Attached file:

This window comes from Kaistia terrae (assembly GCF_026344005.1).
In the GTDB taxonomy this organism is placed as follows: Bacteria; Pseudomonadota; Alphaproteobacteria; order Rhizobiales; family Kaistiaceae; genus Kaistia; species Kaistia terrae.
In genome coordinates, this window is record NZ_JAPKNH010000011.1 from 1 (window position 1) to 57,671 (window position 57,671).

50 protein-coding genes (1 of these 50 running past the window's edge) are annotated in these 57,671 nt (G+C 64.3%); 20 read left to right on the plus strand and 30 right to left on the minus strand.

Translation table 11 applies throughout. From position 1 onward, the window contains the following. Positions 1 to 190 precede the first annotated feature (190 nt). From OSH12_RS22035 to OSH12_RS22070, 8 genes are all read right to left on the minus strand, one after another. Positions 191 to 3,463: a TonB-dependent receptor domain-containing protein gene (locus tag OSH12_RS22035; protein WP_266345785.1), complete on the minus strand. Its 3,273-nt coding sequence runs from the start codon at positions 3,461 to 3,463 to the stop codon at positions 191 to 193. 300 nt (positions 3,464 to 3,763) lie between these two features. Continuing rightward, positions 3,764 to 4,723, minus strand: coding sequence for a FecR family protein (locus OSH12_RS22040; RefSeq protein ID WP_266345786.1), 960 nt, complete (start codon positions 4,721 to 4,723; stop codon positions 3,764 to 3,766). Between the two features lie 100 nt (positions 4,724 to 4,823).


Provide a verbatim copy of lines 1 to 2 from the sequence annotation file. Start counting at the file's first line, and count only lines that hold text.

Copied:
This window comes from Kaistia terrae (assembly GCF_026344005.1).
In the GTDB taxonomy this organism is placed as follows: Bacteria; Pseudomonadota; Alphaproteobacteria; order Rhizobiales; family Kaistiaceae; genus Kaistia; species Kaistia terrae.